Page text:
John Kelai became a runner to escape a hard and dangerous life in northern Kenya, where three of his uncles were killed in armed cattle raids when he was a teenager.
Now the 38-year old top marathon runner has returned to lead a peace march, hoping to end cattle rustling and revenge killings in Kenya’s remote and impoverished north.
“We must come out together and forget our differences, our tribal lines, and speak out in one voice: enough is enough,” said Kelai, the 2010 Commonwealth champion.
Rivalries between pastoralist communities competing for scarce resources, such as livestock and water, are worsened by easy access to automatic weapons and the absence of state security officers.
Kelai is organising the 836-kilometre (520-mile) peace march, with Ethiopian running legend Haile Gebrselassie expected to join for the final stages of the walk, due to end on August 6.
Shouting “Amani! Amani!” — “peace” in Kenya’s Swahili language — Kelai and 30 of his travelling companions arrived at the small dusty town of Kainuk, on the border of Turkana and West Pokot districts, where deadly skirmishes over livestock have taken hundreds of lives in recent years.
Just two months ago, five Kenyan security officers were murdered in a revenge attack after several Pokot herdsmen were killed and their animals driven away in an ambush by Turkana raiders.
Kelai’s peace crusade hopes to draw attention to this kind of violence, and help end it.
The athletes, who are encouraging people to join them in their walk, hope to raise over $250,000 (225,000 euros) to fund a peace-building programme, said the Aegis Trust, which has worked to rebuild communities riven by conflict, notably in Rwanda after the 1994 genocide.
Aegis Trust, which is helping organise the walk, said the programme “will engage at least 10,000 young people at risk of being drawn into the ethnic violence, saving lives.”
– ‘Mere stupidity’ –
The call for peace appeared to resonate well. Local officials have provided security and the athletes were welcomed by more than 50 elders of the Pokot and Turkana communities when they arrived in Kainuk earlier this month.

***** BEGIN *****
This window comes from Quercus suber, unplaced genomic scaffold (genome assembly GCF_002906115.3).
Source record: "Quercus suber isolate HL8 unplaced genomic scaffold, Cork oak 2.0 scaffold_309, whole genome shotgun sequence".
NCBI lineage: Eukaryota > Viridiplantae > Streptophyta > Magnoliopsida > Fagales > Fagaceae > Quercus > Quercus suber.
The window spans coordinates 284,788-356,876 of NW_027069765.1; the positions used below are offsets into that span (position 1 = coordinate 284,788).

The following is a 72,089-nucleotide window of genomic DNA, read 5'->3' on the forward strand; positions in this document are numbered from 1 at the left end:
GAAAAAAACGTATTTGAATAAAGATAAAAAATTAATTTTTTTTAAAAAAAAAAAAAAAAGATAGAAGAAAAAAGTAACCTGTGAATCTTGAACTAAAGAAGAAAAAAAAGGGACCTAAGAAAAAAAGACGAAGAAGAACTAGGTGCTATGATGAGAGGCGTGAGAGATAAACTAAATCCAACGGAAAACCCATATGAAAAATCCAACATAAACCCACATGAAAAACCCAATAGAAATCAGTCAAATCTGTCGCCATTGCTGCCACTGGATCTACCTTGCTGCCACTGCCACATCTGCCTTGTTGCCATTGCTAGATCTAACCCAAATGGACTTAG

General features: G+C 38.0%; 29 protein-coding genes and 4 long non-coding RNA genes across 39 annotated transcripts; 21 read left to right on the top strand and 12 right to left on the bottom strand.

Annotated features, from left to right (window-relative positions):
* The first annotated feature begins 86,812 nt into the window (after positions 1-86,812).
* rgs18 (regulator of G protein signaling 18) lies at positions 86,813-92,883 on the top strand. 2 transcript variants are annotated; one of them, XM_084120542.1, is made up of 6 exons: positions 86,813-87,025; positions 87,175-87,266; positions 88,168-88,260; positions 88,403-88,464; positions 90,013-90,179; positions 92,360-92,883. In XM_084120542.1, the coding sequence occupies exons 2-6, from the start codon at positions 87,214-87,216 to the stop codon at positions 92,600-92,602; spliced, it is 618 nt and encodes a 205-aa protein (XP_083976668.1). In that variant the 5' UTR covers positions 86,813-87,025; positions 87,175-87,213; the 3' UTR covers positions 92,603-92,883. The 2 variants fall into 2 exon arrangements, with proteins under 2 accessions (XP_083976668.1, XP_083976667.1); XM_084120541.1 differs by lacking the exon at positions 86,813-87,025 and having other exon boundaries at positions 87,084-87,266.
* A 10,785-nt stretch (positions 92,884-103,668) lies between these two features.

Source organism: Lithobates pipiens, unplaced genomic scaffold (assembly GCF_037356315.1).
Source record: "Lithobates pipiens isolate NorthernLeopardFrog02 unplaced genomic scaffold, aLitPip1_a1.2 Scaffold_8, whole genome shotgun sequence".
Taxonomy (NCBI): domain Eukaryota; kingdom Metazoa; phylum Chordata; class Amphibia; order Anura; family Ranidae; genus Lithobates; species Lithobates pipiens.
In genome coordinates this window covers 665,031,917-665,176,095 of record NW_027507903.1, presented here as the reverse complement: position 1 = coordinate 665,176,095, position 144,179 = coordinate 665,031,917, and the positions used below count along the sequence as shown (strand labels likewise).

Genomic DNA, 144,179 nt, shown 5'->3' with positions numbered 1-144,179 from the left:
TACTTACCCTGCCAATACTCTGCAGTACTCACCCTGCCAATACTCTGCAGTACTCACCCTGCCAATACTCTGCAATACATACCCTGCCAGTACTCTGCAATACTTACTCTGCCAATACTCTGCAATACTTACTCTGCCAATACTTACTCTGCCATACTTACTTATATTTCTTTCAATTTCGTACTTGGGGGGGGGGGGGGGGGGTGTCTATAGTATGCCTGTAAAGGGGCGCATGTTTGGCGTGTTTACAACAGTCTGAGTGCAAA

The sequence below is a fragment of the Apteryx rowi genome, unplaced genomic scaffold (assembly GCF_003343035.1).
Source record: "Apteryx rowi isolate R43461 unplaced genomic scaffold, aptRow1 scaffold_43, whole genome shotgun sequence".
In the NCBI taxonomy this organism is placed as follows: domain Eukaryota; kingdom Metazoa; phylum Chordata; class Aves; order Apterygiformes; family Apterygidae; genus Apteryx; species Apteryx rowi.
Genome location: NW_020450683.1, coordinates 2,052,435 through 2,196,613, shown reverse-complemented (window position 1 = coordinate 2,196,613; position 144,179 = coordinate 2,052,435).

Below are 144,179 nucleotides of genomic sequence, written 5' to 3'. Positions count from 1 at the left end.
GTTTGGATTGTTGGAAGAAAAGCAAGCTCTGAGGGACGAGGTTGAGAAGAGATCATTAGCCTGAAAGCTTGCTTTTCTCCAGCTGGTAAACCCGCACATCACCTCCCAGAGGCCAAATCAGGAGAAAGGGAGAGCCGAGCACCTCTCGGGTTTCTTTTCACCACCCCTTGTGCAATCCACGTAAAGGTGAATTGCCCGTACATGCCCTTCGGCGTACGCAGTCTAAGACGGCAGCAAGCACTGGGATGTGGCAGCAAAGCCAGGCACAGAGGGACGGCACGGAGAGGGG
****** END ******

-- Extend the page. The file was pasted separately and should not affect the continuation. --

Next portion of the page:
“These merciless killings between our own Kenyan brothers have continued for too long. This is just mere stupidity,” said 80-year-old Pokot elder, Matayo Chemala, who travelled a long distance from Kanyarwit town on the Kenya-Uganda border to witness the occasion.
Chemala said that where he comes from, communities had negotiated peace, “and now we live happily with each other and our animals can graze on both sides of the border”.
“Why can it not be the same among Kenyan blood brothers?” he said.
Turkana elder Elim Okapel decided to join the athletes for their entire journey. “It is now 48 years that we have preached peace and we have not got a remedy. We have decided walking was the only solution,” he said.
For Kelai, who lost both his parents as a child and then saw three of his uncles killed in cattle raids, hope lies in the next generation. He said education could help them avoid the trap of cattle rustling as a way of life.
Kelai compared making peace to striving for a gold medal. “To achieve any precious thing, you must pay a price so that you can be crowned. For peace to be realised and enjoyed in this region, we must go that extra mile,” he said.
Kelai hopes the Kenyan government will do its part by building schools in the neglected north where youngsters from competing communities can learn side-by-side.
“We appeal to the government to build boarding schools along this volatile area,” he said.
“With the young generation being educated better than our parents, it will be easy to transform the way of life,” said Kelai.
Photo Credits : AFP